Friday, January 25, 2008

Didier Massard: Voyages Imaginaires

Today's Morning News: Black and White and Read All Over features an interview with Didier Massard, the Parisian tabletop photographer whose gallery series Voyages Imaginaires features dreamlike or fairy tale scenes.

I think the interviewer hits on the perfect description of the emotive mood of Massard's work: "Didier Massard’s photographs look like they could have been on the cover of your favorite book as a child, or come straight out of that weird dream you had last night." According to Didier Massard himself in the interview:

"I try to keep alive the ability of childhood to transform as a game an object into something else. I am doing the same in a sophisticated way. This means that I have a special relationship with things and consider that they may have a different meaning than what they appear to be. It is a great satisfaction when a trick succeeds."

Consider, for example, this landscape, with a carousel planted in the midst of a snowy wood - the "trick" is indeed beautiful; as Massard claims, the carousel - a recognizable object - becomes something else entirely:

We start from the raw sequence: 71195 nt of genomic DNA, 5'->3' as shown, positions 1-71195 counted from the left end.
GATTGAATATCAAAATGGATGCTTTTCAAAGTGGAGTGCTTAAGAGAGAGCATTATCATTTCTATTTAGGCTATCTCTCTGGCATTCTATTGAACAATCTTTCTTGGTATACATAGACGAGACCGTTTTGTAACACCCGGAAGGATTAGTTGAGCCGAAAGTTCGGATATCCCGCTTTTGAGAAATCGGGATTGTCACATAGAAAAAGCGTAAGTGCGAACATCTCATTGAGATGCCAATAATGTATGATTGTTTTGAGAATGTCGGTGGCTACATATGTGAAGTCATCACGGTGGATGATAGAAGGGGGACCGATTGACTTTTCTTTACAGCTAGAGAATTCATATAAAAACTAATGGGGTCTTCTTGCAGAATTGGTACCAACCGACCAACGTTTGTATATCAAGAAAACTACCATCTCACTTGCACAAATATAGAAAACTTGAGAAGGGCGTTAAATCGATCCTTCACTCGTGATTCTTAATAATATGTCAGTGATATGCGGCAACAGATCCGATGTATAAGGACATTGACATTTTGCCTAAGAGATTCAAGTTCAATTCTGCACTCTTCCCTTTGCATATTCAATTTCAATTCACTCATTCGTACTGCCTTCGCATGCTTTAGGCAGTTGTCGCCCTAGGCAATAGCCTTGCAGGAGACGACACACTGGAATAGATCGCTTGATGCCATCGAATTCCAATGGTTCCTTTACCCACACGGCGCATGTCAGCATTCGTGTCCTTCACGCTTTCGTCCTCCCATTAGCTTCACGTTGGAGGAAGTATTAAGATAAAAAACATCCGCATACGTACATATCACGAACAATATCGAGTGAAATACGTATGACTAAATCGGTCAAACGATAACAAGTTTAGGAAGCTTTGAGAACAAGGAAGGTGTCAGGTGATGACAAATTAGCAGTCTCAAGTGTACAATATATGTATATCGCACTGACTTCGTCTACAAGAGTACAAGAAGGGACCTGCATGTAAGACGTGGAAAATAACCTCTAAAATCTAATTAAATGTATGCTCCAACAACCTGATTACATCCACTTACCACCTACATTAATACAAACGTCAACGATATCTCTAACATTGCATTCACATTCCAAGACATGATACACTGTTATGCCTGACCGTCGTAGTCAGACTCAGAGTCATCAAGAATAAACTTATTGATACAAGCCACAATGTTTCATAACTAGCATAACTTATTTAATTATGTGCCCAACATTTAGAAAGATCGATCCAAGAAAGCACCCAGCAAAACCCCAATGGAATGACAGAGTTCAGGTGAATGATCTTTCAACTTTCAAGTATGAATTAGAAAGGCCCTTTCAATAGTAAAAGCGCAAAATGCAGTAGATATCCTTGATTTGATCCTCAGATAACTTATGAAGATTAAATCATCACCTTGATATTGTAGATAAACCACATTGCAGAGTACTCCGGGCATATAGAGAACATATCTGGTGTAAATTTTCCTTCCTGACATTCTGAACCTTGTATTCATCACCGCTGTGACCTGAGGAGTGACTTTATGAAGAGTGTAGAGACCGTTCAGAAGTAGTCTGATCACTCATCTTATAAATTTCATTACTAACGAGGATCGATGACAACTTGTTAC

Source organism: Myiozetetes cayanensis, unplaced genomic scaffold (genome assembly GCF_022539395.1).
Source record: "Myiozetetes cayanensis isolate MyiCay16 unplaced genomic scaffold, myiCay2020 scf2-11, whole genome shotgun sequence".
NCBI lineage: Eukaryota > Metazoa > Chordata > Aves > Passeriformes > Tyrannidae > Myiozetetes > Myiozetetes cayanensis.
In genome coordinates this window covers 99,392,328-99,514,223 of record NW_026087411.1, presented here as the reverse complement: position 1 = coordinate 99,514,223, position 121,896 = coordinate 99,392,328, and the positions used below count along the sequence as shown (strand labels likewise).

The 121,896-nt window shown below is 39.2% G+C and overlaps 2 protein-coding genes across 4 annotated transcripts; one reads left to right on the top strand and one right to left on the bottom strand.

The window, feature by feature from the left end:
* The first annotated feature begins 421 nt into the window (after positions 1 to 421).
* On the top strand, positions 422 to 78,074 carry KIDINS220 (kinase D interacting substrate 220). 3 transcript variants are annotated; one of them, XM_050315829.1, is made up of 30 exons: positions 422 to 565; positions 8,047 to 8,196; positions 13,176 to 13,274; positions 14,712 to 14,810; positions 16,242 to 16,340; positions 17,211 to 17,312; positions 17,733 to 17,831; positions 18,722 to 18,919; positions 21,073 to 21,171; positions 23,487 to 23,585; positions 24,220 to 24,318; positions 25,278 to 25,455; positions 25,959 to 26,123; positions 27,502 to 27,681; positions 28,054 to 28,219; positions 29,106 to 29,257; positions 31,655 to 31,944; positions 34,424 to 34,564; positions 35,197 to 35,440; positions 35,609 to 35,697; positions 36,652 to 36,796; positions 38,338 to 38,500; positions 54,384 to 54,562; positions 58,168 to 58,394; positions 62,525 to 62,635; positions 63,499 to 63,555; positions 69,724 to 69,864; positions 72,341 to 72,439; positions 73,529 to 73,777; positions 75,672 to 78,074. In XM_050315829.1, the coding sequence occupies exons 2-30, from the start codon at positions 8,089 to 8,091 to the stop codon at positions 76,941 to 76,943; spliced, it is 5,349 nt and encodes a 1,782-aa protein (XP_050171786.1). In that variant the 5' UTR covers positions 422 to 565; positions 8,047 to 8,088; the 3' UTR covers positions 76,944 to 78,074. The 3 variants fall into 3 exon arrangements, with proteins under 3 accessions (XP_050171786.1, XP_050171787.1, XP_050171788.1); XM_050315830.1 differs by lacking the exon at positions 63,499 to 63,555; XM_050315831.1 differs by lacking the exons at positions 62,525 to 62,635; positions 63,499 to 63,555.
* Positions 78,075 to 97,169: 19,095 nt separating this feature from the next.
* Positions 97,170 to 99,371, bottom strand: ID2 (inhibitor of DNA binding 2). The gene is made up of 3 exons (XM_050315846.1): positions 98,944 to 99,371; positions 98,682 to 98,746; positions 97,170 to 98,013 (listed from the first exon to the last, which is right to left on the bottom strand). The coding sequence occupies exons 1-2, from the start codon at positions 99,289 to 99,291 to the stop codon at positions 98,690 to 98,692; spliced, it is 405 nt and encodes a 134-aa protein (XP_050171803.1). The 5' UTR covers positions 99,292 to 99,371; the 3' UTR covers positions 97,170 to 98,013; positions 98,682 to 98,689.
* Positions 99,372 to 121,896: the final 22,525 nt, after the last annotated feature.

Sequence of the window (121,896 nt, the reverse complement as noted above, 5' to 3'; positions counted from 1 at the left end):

And yet it remains a carousel. Is this not what fairy tales do? Take objects that are quite familiar and every day and plant them in strange surroundings, so that a farmer's daughter finds herself contending with trolls and becomes both more than a farmer's daughter and more fully realized as a farmer's daughter? Or so that a spinning wheel becomes something entirely strange when it begins spinning wool into gold, yet in doing so becomes more fully realized by the reader as a spinning wheel, that is, as a tool with an almost magical power to transform a plain substance into something blindingly wondrous in its usefulness? We forget that in spinning, we turn thread into a coat or a dress or something beautiful. We forget the alchemy that takes place. To remember, we have to see the spinning wheel as if for the first time, as a strange and wondrous artifact. Watching the wheel spin gold allows us to do this. The same is true of the carousel in Didier Massard's photograph: seeing the carousel like a surprise in the snowbound forest, we recover the childhood wonder of our first encounter with a carousel as an artifact strange and beautiful.

To view more of the Voyages Imaginaires, see Didier Massard's website, which is available in both French and English versions.

Tuesday, January 22, 2008

Coelacanth documentary clip

As a follow-up on my earlier post on cryptozoology, I had to post this - a clip from a Japanese documentary: